not too far from Barcelona and overflown by landing planes on their way to the 07L/07R or 02 runways a low mountain range offers an unexpected landscape of shrubland and fan palms. Incidentally a former palace turned into a buddhist monastery is set in the midst of this denuded coastal range.
Barcelona’s townspeople can enjoy a neighbourhood cafe in a back street of a not so run by tourists area. Those with a passion for horse riding meet Sundays at the free municipal grounds. They chatter and greet excitedly as they meet with their horses. The light of January turns the most unexpected scenes into captivating motives for photography.
Along the streets of Valencia you can see the legacy of many architectonic styles from the gothic, renaissance, baroque, neoclassic, modernist, to bauhaus, constructivism, brutalism, and… well some things by Calatrava too.
The city seems big but not too big, modern but not too modern, opulent but not too opulent, burgeois but not too burgeois. It has it all but nothing becomes invasive. It may be that it is January, but Valencia still seems to belong to its citizens and not to the tourists. And I long with melancholy for this to stay this way, despite being an impossible act of balance in a world of seismic schockwaves of tourism.
The defensive Torres de Quart in the west-end of the old city of Valencia were made for one clear purpose. Being there you cannot help but imagine soldiers loaded with bows and quills hurrying upstairs, dropping boiling oil through the outlet above the doors, atop the towers scouting the horizon with squinted eyes under the sun of the afternoon.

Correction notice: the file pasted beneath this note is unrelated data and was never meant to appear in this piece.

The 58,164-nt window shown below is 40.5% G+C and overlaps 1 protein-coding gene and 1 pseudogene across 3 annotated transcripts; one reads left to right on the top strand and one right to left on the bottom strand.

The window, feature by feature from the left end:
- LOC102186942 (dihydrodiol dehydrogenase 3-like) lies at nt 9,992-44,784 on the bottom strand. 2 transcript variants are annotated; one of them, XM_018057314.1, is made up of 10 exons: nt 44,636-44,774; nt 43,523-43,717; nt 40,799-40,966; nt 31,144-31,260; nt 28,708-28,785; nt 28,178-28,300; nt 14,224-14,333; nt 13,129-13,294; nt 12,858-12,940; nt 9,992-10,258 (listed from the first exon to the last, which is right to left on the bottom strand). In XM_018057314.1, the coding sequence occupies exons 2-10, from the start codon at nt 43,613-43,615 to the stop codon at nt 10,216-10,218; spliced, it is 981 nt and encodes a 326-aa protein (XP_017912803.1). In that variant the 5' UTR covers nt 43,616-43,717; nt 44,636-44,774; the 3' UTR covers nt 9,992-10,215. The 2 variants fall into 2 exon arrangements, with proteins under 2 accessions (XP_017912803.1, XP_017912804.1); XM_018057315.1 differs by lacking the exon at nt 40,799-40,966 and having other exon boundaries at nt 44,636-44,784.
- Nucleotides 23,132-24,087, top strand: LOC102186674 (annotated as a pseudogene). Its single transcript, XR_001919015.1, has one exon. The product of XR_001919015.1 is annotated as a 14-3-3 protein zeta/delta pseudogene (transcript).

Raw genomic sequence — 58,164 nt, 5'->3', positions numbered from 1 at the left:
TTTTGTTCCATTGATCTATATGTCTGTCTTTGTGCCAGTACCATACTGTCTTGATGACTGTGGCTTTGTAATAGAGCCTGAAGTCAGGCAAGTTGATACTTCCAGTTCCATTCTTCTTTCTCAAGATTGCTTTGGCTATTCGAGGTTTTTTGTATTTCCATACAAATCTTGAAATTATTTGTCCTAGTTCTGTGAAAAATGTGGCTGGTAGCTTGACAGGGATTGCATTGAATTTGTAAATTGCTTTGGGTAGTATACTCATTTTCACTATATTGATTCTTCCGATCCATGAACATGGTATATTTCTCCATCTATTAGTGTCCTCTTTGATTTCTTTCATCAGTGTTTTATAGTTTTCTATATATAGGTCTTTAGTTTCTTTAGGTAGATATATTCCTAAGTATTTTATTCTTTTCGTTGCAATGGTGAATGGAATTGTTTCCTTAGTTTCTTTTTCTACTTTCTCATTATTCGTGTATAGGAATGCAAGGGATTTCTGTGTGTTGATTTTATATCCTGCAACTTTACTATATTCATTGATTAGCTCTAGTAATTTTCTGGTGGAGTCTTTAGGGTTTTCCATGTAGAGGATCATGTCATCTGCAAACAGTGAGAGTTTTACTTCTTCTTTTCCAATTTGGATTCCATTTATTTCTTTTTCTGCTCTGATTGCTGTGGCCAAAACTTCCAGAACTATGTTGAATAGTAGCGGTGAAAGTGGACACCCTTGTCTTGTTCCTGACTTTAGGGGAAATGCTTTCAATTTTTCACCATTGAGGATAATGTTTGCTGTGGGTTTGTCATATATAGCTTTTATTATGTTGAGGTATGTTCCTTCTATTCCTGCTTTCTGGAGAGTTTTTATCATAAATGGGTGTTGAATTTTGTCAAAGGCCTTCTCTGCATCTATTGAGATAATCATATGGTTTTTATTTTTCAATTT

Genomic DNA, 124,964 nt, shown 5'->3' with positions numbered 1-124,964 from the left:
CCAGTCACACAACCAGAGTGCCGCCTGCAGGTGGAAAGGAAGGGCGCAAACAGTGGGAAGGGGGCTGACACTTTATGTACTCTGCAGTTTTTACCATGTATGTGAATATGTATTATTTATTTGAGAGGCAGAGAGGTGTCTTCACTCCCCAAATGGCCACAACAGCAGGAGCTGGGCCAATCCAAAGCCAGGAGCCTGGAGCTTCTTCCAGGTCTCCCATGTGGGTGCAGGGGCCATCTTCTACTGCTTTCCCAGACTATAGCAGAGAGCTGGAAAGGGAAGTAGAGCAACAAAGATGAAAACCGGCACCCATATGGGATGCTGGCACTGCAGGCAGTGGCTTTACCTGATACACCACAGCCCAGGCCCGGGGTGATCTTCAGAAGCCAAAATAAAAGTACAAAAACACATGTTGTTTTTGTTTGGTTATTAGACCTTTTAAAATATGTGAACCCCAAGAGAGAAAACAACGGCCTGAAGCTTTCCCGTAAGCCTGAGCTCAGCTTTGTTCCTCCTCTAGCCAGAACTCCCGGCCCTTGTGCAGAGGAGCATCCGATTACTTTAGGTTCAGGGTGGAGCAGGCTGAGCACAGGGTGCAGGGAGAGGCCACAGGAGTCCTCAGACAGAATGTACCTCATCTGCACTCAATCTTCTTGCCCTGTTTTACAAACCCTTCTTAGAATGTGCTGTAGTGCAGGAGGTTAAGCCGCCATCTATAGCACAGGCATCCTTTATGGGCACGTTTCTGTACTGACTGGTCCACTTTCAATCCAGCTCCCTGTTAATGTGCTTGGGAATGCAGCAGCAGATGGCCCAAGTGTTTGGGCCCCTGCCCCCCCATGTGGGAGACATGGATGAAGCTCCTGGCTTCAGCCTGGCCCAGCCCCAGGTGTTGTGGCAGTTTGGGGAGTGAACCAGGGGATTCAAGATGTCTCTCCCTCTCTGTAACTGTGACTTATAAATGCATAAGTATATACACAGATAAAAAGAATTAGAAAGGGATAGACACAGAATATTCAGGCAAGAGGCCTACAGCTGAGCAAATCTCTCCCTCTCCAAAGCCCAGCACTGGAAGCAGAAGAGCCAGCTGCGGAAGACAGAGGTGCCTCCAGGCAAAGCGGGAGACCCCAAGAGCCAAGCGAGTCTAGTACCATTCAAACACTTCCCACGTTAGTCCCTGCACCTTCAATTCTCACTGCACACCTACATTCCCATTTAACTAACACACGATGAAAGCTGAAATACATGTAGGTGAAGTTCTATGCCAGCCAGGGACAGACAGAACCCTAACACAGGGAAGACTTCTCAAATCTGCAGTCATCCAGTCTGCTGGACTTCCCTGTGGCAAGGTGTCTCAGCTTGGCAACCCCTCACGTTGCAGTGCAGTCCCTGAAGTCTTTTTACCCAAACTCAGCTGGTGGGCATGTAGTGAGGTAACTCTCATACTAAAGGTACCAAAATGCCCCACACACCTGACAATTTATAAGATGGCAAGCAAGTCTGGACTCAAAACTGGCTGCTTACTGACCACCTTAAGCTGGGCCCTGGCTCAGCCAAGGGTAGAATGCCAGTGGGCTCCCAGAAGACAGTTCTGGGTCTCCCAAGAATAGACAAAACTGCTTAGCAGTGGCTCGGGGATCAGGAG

The building of the Lonja de Valencia feels at the end game of commercial opulence but still displaying its former functionality: the polished by use floor tiles, twisted solomonic columns, gothic arches. A photographic feast indeed.
here I look back almost 50 years at the same streets, houses and windows of Tarragona were I grew up. The little park-inside-a-roundabout. Everything looks changed but not changed and certainly tiny now. The same aluminum late-60’s windowframes with possibly the same thin surviving windowpanes I looked out at the world. The same narrow walkways and small storefronts, but now mostly shut; They look like little cave entrances compared to the grandeur of nowadays’ retail-chain halls somewhere else.
The old harbour, once a row of small fishermen houses with workshops where wives tended to the blue nyon fishnets and boats docked just before the horn blew the end of the fishing day at 5 PM, is now a strolling alley decorated with fountains. Fishnets gave room to icecream and coffee shops. My uncle used to be one of about 50 fishermen captains. He had his own boat and a crew of 7. Now five boats with a crew of 2 are allowed to operate from a little corner of the harbour. Yet the same moon rise over Tarragona, come night.